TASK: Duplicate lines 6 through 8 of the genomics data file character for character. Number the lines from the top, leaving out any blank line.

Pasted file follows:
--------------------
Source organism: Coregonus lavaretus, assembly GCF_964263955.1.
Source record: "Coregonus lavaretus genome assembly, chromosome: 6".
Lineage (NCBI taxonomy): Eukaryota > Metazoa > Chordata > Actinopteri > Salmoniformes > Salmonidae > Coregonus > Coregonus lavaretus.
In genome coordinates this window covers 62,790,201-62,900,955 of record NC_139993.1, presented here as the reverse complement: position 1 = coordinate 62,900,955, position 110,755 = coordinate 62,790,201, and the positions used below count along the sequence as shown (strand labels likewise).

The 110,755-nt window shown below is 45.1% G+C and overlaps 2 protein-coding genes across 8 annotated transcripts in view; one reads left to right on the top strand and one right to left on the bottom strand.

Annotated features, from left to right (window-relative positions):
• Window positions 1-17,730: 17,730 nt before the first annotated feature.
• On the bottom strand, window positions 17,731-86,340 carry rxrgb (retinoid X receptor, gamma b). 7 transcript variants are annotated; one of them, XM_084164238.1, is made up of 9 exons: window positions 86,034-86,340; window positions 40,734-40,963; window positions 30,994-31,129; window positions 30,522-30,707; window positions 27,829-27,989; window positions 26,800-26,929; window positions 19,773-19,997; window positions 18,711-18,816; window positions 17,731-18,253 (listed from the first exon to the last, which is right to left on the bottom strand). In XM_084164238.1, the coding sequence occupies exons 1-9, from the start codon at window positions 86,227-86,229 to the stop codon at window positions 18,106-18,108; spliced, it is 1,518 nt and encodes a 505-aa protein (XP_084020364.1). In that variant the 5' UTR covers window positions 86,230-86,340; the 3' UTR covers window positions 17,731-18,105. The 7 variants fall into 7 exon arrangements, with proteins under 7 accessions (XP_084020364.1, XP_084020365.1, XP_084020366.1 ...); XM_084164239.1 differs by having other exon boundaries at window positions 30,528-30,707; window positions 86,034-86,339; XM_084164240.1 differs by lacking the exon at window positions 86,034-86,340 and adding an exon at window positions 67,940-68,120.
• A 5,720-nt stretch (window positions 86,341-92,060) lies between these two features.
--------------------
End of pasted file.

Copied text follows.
Annotated features, from left to right (window-relative positions):
• Window positions 1-17,730: 17,730 nt before the first annotated feature.
• On the bottom strand, window positions 17,731-86,340 carry rxrgb (retinoid X receptor, gamma b). 7 transcript variants are annotated; one of them, XM_084164238.1, is made up of 9 exons: window positions 86,034-86,340; window positions 40,734-40,963; window positions 30,994-31,129; window positions 30,522-30,707; window positions 27,829-27,989; window positions 26,800-26,929; window positions 19,773-19,997; window positions 18,711-18,816; window positions 17,731-18,253 (listed from the first exon to the last, which is right to left on the bottom strand). In XM_084164238.1, the coding sequence occupies exons 1-9, from the start codon at window positions 86,227-86,229 to the stop codon at window positions 18,106-18,108; spliced, it is 1,518 nt and encodes a 505-aa protein (XP_084020364.1). In that variant the 5' UTR covers window positions 86,230-86,340; the 3' UTR covers window positions 17,731-18,105. The 7 variants fall into 7 exon arrangements, with proteins under 7 accessions (XP_084020364.1, XP_084020365.1, XP_084020366.1 ...); XM_084164239.1 differs by having other exon boundaries at window positions 30,528-30,707; window positions 86,034-86,339; XM_084164240.1 differs by lacking the exon at window positions 86,034-86,340 and adding an exon at window positions 67,940-68,120.